And it's not only been the basic S&P 500-tracking VIX that has captured investor apathy. Volatility of other assets and market sectors also show little fear, despite some scary geopolitical headlines and incessant expectations for a substantial market drop after an unfettered run of more than two years without a correction.
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Nicholas Colas, chief market strategist at New York-based brokerage ConvergEx, said investors' relationship with stocks is like a romantic relationship that has gone from shaky to solid. In a note to clients, he explained the dynamic:
In short, investors and U.S. equities have what a New York couples therapist might call a "constructive relationship based on trust, forgiveness, and shared values." Not bad, considering where this relationship was in 2007-2009—full of drama and uncertainty. Since then, however, investors seem to have found the confidence to buy every dip. Stocks may be late for a date, but investors just hit a nearby Starbucks and patiently wait. Stocks forget to call for a Friday night date, and investors just make other plans knowing Saturday is therefore assumed. Yes, it's weird how this crazy couple turned things around from the drama of the financial crisis. But they clearly have, even if their friends are all still "He/she was so crazy a few years ago. ... But whatever. As long as you are happy." After all, don't all the great relationships in your life ALSO have you as their common feature?
Looking further into the relationship, Colas found that while the VIX itself has done little recently, volatility measures for eight of the 10 sectors in the S&P 500 have fallen. Declining volatility is generally associated with a rising market, meaning that at least in the eyes of options traders, the market remains in constructive mode.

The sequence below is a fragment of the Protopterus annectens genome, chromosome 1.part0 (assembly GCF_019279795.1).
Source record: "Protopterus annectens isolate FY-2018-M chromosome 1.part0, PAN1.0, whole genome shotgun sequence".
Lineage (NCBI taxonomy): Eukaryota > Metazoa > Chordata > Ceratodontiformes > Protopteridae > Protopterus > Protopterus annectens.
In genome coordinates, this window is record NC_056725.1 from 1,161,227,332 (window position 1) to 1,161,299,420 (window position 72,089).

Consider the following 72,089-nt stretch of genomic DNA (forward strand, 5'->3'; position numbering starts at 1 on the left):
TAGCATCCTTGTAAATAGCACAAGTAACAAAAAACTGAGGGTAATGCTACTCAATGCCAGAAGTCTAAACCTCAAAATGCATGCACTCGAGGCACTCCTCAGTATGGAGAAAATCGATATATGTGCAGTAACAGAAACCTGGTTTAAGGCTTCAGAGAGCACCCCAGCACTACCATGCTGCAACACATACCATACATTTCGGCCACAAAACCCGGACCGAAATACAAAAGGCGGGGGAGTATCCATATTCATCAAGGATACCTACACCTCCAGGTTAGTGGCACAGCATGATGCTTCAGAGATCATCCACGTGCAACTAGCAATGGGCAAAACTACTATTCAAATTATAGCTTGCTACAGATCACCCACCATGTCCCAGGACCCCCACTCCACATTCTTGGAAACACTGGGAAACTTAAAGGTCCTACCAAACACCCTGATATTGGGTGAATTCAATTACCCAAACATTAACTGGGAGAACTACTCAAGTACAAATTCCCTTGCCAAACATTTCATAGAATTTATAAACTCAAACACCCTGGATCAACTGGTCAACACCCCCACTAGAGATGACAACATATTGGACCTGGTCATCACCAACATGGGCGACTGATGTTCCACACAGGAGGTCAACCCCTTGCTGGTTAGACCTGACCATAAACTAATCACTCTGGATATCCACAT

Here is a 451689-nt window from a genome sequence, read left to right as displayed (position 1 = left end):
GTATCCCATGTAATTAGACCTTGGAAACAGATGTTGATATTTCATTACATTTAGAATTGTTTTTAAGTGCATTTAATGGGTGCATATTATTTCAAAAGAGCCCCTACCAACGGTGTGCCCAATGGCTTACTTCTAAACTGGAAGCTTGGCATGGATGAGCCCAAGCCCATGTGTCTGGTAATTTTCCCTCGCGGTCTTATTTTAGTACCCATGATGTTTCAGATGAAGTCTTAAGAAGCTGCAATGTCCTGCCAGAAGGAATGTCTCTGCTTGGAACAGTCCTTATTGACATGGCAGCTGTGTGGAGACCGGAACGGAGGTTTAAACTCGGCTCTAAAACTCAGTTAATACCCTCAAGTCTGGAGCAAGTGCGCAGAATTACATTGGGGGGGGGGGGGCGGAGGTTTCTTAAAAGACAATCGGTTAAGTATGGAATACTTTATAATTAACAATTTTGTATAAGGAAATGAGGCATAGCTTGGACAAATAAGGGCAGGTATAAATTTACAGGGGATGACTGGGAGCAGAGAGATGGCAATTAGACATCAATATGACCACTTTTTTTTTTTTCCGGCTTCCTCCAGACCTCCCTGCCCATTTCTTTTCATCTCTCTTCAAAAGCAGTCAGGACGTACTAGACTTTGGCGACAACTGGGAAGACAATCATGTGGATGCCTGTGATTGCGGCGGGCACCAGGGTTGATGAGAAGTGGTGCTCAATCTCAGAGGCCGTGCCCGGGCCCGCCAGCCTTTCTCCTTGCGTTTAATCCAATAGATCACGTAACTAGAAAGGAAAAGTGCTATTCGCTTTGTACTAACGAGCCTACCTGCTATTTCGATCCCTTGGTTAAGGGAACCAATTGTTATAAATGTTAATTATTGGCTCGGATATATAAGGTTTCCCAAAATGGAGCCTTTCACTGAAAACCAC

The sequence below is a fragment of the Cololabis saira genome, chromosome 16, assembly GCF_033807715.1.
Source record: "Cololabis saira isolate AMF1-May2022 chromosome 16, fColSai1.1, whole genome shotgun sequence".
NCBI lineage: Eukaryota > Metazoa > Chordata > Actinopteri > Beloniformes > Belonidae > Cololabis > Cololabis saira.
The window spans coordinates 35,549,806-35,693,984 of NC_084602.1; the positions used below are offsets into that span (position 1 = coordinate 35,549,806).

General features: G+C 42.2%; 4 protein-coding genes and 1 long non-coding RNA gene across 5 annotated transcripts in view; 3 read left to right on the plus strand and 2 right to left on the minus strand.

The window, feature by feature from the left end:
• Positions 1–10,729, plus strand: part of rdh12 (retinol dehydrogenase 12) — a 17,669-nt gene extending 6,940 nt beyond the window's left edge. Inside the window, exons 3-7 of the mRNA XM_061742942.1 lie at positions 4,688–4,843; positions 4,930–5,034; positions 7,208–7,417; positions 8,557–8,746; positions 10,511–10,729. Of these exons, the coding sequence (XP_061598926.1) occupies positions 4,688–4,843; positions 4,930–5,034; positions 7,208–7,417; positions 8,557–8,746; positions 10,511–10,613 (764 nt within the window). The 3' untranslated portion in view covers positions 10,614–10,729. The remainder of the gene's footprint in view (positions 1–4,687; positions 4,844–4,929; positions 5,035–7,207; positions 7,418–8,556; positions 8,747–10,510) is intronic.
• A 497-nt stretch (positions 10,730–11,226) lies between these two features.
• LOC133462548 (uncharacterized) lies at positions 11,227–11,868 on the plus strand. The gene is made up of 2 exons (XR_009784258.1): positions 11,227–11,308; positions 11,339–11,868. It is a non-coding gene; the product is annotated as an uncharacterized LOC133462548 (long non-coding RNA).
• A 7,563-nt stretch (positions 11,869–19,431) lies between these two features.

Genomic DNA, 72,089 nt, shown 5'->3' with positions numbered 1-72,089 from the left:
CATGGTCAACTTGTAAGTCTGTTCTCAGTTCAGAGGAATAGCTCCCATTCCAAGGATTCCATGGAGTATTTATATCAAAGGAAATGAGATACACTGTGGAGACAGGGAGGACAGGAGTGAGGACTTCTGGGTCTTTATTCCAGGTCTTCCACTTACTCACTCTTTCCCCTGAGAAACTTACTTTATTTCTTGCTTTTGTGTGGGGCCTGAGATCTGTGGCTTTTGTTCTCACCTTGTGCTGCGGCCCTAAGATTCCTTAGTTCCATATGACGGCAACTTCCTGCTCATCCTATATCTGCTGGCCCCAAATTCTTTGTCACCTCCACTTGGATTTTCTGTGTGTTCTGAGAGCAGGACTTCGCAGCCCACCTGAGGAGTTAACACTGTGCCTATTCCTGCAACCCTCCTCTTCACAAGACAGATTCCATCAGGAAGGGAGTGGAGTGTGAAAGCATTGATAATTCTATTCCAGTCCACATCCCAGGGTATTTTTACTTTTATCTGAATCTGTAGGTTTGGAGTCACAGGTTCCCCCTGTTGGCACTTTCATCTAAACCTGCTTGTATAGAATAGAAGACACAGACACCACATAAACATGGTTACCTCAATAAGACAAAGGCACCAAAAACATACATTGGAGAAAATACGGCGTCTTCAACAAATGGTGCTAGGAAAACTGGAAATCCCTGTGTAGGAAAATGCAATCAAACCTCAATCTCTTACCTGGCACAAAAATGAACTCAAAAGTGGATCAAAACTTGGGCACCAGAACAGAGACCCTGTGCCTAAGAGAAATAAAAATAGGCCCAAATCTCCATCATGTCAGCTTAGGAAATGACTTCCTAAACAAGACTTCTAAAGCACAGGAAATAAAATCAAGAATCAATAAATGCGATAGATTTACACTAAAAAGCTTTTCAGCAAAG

Implied volatility dropped 10.3 percent for financials and 5.8 percent for consumer discretionary. Tech volatility fell 5.5 percent, and energy and utilities each declined 3.7 percent. Industrials slid 3.2 percent, staples were off 2.4 percent and volatility in health care was just negative. Only telecom (12.6 percent) and materials (13.4 percent) showed gains in implied volatility, moves that Colas attributed to "industry-specific events in groups with very concentrated weightings in a handful of stocks."
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Conversely, implied volatility has been on the rise in fixed income, with both high-yield and investment-grade posting double-digit percentage gains—possible harbingers of bad news for bond holders.
In the meantime, the cozy relationship between investors and stocks continues in a market that looks priced for an ideal relationship. Colas said it's "hard to say" how things will turn out:
No doubt – there is a lot of trust here. Stocks never really pull back, even with the threat of a shooting war at Europe's doorstep or the dissolution of an oil-producing Middle Eastern country. And because of those modest declines, investor confidence is never really tested. The VIX fades from every rally, and equity levels ratchet their way ever higher. The whole setup feels like binge watching an old TV 50s/60s sitcom on Netflix. Something where the dad is calm and wise, the mother nurturing, and the kids all well-behaved. Ideal relationships all around.
It may not feel "real" but you keep watching, happy for the diversion.
—By CNBC's Jeff Cox